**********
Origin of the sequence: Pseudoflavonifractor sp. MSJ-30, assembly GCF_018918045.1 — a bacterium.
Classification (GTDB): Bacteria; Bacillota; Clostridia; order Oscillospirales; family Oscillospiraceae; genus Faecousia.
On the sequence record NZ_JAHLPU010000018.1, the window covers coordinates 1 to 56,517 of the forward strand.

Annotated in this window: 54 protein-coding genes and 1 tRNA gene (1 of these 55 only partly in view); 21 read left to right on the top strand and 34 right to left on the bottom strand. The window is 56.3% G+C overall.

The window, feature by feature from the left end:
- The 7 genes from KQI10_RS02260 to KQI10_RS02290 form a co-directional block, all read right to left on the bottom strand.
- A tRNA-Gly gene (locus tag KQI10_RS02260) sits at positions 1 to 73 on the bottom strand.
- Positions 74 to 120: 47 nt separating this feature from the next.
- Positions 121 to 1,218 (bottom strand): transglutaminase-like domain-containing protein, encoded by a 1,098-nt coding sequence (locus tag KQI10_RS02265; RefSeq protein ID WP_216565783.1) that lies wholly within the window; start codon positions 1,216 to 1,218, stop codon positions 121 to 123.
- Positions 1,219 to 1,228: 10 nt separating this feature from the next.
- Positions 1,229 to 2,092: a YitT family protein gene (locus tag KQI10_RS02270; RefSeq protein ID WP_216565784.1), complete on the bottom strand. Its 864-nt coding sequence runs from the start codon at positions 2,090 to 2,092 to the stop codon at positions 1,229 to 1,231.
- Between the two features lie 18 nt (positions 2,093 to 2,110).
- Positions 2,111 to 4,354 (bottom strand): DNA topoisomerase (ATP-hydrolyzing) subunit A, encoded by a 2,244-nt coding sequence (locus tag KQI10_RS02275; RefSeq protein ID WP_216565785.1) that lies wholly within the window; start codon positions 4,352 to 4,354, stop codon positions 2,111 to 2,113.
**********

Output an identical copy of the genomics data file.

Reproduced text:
Origin of the sequence: Pseudoflavonifractor sp. MSJ-30, assembly GCF_018918045.1 — a bacterium.
Classification (GTDB): Bacteria; Bacillota; Clostridia; order Oscillospirales; family Oscillospiraceae; genus Faecousia.
On the sequence record NZ_JAHLPU010000018.1, the window covers coordinates 1 to 56,517 of the forward strand.

Annotated in this window: 54 protein-coding genes and 1 tRNA gene (1 of these 55 only partly in view); 21 read left to right on the top strand and 34 right to left on the bottom strand. The window is 56.3% G+C overall.

The window, feature by feature from the left end:
- The 7 genes from KQI10_RS02260 to KQI10_RS02290 form a co-directional block, all read right to left on the bottom strand.
- A tRNA-Gly gene (locus tag KQI10_RS02260) sits at positions 1 to 73 on the bottom strand.
- Positions 74 to 120: 47 nt separating this feature from the next.
- Positions 121 to 1,218 (bottom strand): transglutaminase-like domain-containing protein, encoded by a 1,098-nt coding sequence (locus tag KQI10_RS02265; RefSeq protein ID WP_216565783.1) that lies wholly within the window; start codon positions 1,216 to 1,218, stop codon positions 121 to 123.
- Positions 1,219 to 1,228: 10 nt separating this feature from the next.
- Positions 1,229 to 2,092: a YitT family protein gene (locus tag KQI10_RS02270; RefSeq protein ID WP_216565784.1), complete on the bottom strand. Its 864-nt coding sequence runs from the start codon at positions 2,090 to 2,092 to the stop codon at positions 1,229 to 1,231.
- Between the two features lie 18 nt (positions 2,093 to 2,110).
- Positions 2,111 to 4,354 (bottom strand): DNA topoisomerase (ATP-hydrolyzing) subunit A, encoded by a 2,244-nt coding sequence (locus tag KQI10_RS02275; RefSeq protein ID WP_216565785.1) that lies wholly within the window; start codon positions 4,352 to 4,354, stop codon positions 2,111 to 2,113.